When we arrived at the mechanic’s (McDowell’s) we were bluntly greeted by the owner of the shop, Mr. Lynn McDowell, rudely stating: “Sherry’s at lunch, you’ll have to wait for her to pay up.” We (in)patiently waited for Sherry (his mother), to return and cash us out, paying out nearly $165 for unauthorized work done to the car such as changing the fuel filter when it was not requested. I remembered Nikki and I were whispering to each other since we didn’t want to “cause” any more trouble since the owner already hated us. What a jerk! I wanted to tell him to go jump off a bridge because he was so rude and inconsiderate of our situation!
After waiting two hours in the “gift shop”/mechanic shop, we were towed away to the storage facility where my sister had rented the area to place her car into.The owner of the storage center was also in charge of a carpet/tile shop and had stated that she needed to purchase a lock for her garage. We had asked if the tow truck guy could take us to the nearest hardware store, but he claimed he didn’t know where it was. So I said, “Forget it, we’ll find It.” and walked about a half-mile up the road to True Value hardware shop.
While walking, we had our backpacks full of our junk from the previous day’s misadventure, in the 95 degree weather, as we made it up the hill to the hardware shop. That walk felt like it took an eternity. We got the lock and bottles of water and sat at the picnic tables for sale outside the store, planning out our next moves. We knew since the car was out of harm’s way, we needed to get out of this quaint, black hole.
We had learned that there weren’t any taxis in the town, and so we had to find a way over to the next town, Effington, which was about 30 miles east to get to a bus station. Trying to find a ride out of that town was a challenge. Bobbie Sue had mentioned of an older gentleman by the name of Mr. Mesky that could had possibly give us a ride out of town. Nikki had called him but said “that unfortunately, he was “hulling wheat” but could have done it on Friday. “He sounded like an old farmer grandpa, but he was nice.” We kept him in mind as we high-tailed it back to the storage garage to retrieve our suitcases and walk the 3 miles back to the motel.
I had to make a quick pit stop at the gas station and I could tell that Nikki was overexerting herself and needed to get into the cool air. When we had arrived at the Phillips 66 gas station, it was a fresh breath of air. They had A/C on full blast as she was barely able to stand from being in the heat for an extended period of time. I had led Nikki to the rest room to use the facilities. When I closed the door, Nikki collapsed on the floor from heat exhaustion. She had me call her boyfriend, Rufino, to see if he could help us get home. It was no luck. We stayed inside for little time and headed back into the heat on over to the storage area. Nikki was digging through her belongings, debating on what she really needed as to what she could give without. I was able to get all my clothes into a large suitcase along with a lot of her clothes too. She was even crazy enough to put her 19 inch LCD TV in her suitcase, claiming she didn’t want anything to happen to it – which was understandable (to a point). I said “the only option we had was to walk the 3 miles back to the motel and spend another night in the inn and plan our escape out of this one-horse town.”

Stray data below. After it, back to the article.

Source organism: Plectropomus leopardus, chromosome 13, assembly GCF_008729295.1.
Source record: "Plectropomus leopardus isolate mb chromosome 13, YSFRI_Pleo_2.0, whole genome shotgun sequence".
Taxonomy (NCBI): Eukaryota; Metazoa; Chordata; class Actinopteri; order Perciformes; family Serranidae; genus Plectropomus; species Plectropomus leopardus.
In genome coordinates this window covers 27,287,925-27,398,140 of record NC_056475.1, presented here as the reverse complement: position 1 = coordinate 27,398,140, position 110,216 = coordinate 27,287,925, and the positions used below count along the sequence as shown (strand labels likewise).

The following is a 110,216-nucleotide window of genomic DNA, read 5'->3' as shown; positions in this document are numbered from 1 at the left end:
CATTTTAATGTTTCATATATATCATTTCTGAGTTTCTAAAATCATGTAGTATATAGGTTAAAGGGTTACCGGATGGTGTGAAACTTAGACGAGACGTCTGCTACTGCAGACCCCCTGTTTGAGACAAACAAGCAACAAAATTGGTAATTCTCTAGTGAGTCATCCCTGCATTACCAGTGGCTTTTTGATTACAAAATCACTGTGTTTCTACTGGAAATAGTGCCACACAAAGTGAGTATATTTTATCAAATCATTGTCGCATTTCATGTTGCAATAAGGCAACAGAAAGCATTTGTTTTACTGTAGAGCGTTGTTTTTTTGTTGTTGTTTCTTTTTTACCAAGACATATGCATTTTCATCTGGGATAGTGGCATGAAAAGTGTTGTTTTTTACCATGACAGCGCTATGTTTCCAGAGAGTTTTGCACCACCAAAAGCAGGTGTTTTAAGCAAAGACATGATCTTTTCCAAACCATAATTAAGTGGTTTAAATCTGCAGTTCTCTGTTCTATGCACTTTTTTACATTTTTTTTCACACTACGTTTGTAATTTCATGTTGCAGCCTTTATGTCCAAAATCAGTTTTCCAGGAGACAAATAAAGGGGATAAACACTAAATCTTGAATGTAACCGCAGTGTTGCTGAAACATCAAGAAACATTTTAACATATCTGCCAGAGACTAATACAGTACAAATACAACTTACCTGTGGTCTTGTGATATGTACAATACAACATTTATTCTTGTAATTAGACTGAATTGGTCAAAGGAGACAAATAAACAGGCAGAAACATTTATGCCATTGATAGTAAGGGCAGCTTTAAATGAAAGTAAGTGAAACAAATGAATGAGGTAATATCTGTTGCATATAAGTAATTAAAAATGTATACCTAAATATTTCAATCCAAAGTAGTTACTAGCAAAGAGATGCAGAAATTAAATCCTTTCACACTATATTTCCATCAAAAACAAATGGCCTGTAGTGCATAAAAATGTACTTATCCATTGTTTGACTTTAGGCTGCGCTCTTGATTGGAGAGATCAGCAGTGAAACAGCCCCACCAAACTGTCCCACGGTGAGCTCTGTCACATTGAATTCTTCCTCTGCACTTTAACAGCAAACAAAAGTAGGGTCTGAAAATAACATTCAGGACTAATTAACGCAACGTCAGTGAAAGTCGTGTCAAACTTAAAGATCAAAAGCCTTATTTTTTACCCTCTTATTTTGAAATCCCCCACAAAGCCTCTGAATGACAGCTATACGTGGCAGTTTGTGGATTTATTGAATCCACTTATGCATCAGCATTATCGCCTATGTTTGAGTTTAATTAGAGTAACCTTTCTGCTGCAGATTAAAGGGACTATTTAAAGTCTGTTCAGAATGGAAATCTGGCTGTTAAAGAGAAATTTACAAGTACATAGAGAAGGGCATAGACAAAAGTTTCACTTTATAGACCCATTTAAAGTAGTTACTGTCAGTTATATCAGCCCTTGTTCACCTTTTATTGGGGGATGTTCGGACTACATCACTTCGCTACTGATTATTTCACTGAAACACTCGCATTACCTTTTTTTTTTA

It was at least 95 degrees out and the heat index was over the 100 degree mark. Being in the hot weather was not a good choice on our part, but no one was willing to help us out. We drug out suitcases along the gravel coated roads and shoulders, treading our way onto the road en route back to the motel. We would walk for 5 minutes or so and then stop again, resting our worn bodies from all the heat and pulling our luggage. I was way ahead of Nikki, and thought “I could do this. These suitcases can’t be that heavy to lug around. Nikki is just not pulling her own weight.” And I kept yelling at her to “hurry up” and “pick up the pace” because at the rate we were going, it would have been nightfall. “Jamie, c’mon, it’s too hot. And my suitcase is way heavier than yours. Cause I have my TV in there!” she yelled. “Well, let’s switch bags, mine is not as heavy.” I suggested. “NO! You need to stop being a bitch and wait up for me!” she hollered back. I just scoffed at her and continued on my way with her trailing behind.